CHESTER TWP. — Hidden Valley Cabin is just that.
Little more than 4 miles from Wooster, a rebuilt pioneer cabin sits off Lattasburg Road (state Route 302), where a wooded drive is distinguished by little more than the state’s "8" mile marker.
To get to the cabin, you drive down a path, turn left and then drive way down a steep hill. The view is more Hocking Hills than Wayne County and the wooded landscape is breathtaking.
In the valley at the bottom of the hill is the home of Jeff and Jenny Myers, not to mention the nearby cabin, a spring-fed pond, a sandy beach and a huge lawn.
The 60 acres the Myerses own is criss-crossed by groomed hiking and walking trails, and is dissected by Little Killbuck Creek.
And it is at this beautiful outdoor location that the Myerses will host the first Hidden Valley Cabin Fest on Sunday from 1-5 p.m. Admission is $10 for those 15 and older and free for children younger than 15. An additional $2 for parking will go to the Wooster Township Fire Department Explorers post, which will assist with getting vehicles down the single-lane hill and into the marked parking spaces at the bottom.
The event is modeled on Wine Fest in the Forest in Cook Forest, Pennsylvania, where Jeff and Jenny Myers had for years visited for their August wedding anniversary. "We fell in love with it," Jenny Myers said. "And then this year, they decided to stop doing it, so we thought we’d make our own."
The one Wine Fest in the Forest attraction that will be included in the Sunday event is singer-songwriter Robyn Young, who will perform pop, blues, country and rock tunes, both covers and originals. In addition, Flamingo Jack’s food truck will be on hand, as well a number of local vendors, including potter Jim Spires, Miller’s Yard Art, 1860 Woolen Works, Woo City Tees, Ol’ Dirty Sheets Hot Sauce and the Lone Star Butcher Shop and Deli. There also will be a drawing for a free night’s stay at the cabin, along with a half-case of local wines.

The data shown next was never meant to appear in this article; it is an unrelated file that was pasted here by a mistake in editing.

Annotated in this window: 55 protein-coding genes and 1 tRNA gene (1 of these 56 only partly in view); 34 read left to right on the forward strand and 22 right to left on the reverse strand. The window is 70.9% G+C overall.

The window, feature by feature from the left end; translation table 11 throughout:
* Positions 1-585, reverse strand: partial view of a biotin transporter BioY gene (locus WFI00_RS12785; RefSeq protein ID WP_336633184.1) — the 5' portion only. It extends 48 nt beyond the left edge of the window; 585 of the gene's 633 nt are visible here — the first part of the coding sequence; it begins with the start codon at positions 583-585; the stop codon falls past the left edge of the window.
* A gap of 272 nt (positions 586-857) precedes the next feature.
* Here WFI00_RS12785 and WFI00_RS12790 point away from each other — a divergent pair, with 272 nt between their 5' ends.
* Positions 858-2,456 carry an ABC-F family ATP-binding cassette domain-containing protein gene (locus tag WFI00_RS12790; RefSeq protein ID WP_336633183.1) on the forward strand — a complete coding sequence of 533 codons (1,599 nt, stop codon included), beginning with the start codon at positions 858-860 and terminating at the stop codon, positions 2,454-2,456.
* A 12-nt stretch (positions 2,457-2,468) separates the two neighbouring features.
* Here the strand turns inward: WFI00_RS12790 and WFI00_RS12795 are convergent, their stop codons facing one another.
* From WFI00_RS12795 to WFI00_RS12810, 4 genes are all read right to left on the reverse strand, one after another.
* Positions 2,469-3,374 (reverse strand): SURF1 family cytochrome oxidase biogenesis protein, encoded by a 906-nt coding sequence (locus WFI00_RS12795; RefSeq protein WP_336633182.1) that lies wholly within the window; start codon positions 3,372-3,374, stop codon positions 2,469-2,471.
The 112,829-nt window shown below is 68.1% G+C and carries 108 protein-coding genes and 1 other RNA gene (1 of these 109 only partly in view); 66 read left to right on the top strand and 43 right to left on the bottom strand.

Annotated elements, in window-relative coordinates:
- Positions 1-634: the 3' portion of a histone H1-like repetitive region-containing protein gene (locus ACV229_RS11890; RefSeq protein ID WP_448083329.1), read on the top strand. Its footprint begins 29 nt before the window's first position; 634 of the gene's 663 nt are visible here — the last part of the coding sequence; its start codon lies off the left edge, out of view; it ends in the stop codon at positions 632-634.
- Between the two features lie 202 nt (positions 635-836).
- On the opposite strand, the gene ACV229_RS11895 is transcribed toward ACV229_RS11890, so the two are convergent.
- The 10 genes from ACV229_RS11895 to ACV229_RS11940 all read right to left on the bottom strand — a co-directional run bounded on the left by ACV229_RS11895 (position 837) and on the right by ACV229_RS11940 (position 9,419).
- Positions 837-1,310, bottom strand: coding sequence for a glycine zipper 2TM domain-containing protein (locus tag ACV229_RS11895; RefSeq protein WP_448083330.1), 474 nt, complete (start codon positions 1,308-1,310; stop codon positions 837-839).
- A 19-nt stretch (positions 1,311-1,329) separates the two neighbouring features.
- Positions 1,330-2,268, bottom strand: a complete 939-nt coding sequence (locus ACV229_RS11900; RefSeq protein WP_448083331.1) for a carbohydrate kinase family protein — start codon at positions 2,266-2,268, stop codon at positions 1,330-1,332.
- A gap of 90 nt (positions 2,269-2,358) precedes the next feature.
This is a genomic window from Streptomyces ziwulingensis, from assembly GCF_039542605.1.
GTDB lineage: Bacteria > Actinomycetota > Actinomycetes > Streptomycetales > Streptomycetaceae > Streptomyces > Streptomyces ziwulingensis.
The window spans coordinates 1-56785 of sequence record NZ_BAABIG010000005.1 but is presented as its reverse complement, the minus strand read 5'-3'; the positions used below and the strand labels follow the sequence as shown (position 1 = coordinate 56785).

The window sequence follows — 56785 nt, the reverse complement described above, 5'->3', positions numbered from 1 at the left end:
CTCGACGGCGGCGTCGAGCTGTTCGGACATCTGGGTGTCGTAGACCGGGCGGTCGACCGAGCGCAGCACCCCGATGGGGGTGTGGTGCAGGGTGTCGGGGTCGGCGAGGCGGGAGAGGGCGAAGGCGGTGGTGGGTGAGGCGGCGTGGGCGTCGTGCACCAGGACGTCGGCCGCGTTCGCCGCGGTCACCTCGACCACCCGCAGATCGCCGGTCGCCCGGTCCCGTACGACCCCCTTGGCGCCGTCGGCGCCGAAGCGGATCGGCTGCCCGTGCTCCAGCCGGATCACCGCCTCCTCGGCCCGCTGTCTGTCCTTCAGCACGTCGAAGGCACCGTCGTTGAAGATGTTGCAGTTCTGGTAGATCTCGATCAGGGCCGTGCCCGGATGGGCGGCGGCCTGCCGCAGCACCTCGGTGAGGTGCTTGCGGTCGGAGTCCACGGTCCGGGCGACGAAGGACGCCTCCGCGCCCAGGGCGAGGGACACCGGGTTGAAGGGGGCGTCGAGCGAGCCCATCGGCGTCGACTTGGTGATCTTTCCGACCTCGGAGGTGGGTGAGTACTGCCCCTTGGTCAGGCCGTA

Visitors also can take their own food and beverages, according to Jenny Myers, who added there will be no alcohol sales during the event. Taking chairs or blankets to sit on also is a good idea.
Jeff Myers’ grandfather — the founder of the former Wooster Office Equipment — bought the property in a three-man partnership in the 1950s. "This truly was a pioneer cabin when they bought it," Jenny Myers said. "They tore it down (and rebuilt it) but the fireplace is the original."
Ed Myers bought out his partners in the mid-1960s and he and his wife lived in a ranch home built on the property until 1998, when Jeff and Jenny Myers purchased it from them. With five children, "the cabin was always full of kids," she said, but as they grew up and left home, the property seemed strangely quiet.
"Everyone calls it a little slice of heaven," Jenny Myers said, so she and her husband started offering it as a vacation and special event rental in 2008 and just a few years ago started hosting weddings on the property.
At Cabin Fest, "you can walk around the property, listen to Robyn, just relax and have a wonderful afternoon," she said. The pond will be open for swimming, though it is stocked with fish (there is no fishing that day).
If the first Cabin Fest goes well, Jenny Myers said, there will be more to come. Already she is planning for a Jimmy Buffett-style beach party next summer and the fall Fest is likely to stay on the schedule.
Presale tickets for Cabin Fest can be purchased online at www.hiddenvalleycabin.net. Signs will be posted to direct visitors off Lattasburg Road.
Reporter Tami Mosser can be reached at 330-287-1655 or email@example.com.